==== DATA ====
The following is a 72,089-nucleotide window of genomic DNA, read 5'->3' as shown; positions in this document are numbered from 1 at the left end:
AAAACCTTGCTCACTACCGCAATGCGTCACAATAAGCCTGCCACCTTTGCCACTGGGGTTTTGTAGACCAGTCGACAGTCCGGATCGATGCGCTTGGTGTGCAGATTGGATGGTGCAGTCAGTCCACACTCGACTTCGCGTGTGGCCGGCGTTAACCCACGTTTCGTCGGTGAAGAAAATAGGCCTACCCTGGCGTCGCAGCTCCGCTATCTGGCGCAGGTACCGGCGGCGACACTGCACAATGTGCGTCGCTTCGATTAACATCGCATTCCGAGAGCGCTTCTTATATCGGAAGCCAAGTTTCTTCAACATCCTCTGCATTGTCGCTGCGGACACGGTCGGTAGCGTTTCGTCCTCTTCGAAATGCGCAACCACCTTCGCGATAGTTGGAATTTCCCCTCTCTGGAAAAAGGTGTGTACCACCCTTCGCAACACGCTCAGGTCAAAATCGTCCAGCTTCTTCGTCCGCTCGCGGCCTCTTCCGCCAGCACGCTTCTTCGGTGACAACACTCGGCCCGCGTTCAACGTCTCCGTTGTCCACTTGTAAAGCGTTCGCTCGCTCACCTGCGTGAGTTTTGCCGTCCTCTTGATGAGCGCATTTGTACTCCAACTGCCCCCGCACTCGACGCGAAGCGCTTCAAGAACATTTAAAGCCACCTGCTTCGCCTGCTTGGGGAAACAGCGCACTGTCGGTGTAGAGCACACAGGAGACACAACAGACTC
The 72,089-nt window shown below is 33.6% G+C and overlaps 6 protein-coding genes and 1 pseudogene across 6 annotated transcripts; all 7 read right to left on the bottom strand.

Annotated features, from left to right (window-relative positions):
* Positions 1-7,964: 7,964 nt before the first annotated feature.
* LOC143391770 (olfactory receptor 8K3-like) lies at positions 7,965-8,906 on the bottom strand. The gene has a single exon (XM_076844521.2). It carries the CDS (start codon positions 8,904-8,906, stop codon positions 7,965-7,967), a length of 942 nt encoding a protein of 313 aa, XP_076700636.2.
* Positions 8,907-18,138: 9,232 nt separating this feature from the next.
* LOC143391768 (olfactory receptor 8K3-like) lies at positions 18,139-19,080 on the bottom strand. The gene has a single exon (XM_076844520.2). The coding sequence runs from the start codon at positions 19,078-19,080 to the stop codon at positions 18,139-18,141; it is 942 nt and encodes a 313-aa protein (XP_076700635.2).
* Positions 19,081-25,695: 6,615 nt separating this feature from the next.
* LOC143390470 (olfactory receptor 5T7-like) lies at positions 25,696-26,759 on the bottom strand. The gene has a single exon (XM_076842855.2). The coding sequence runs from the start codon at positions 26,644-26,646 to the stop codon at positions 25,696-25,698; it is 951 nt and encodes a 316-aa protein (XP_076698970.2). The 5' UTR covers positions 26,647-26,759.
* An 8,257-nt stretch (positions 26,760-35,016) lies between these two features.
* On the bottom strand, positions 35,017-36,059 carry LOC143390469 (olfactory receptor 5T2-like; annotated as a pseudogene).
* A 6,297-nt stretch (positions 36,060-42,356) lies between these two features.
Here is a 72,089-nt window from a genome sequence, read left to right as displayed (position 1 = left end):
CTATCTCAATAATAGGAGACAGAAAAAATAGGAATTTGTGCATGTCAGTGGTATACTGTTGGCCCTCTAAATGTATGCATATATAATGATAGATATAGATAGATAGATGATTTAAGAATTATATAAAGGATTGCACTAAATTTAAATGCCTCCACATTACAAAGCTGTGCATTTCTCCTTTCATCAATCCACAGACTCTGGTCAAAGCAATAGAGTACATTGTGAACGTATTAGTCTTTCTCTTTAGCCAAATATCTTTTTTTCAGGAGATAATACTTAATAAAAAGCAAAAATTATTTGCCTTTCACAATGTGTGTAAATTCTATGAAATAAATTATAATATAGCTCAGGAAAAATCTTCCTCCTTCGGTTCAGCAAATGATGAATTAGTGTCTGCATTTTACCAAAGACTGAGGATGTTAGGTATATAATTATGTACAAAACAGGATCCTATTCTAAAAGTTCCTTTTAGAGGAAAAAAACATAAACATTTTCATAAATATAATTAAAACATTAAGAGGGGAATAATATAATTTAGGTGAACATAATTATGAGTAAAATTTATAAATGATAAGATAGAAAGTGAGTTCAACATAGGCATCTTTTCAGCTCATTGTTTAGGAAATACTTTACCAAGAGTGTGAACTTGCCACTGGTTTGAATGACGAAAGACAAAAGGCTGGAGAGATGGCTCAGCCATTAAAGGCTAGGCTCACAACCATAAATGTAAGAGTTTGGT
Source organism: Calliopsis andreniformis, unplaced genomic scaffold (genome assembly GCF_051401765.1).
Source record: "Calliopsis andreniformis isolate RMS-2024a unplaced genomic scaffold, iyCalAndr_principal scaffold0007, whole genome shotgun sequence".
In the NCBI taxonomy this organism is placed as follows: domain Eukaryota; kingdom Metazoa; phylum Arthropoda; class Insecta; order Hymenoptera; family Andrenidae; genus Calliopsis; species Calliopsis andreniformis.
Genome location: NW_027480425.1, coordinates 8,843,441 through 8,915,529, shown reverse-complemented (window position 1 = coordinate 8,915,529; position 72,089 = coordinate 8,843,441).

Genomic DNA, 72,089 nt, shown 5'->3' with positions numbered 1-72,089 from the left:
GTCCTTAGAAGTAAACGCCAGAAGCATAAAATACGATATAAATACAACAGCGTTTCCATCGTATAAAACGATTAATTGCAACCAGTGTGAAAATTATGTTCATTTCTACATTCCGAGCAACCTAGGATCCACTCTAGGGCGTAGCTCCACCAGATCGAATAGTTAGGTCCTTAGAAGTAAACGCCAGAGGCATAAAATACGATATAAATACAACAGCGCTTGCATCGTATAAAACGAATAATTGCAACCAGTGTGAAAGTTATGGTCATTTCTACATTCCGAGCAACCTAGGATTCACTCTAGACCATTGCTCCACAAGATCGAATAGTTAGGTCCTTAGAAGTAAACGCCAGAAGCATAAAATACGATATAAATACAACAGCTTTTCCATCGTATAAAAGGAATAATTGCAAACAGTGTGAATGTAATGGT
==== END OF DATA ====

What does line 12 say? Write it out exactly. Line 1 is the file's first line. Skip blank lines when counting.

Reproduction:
* On the bottom strand, positions 35,017-36,059 carry LOC143390469 (olfactory receptor 5T2-like; annotated as a pseudogene).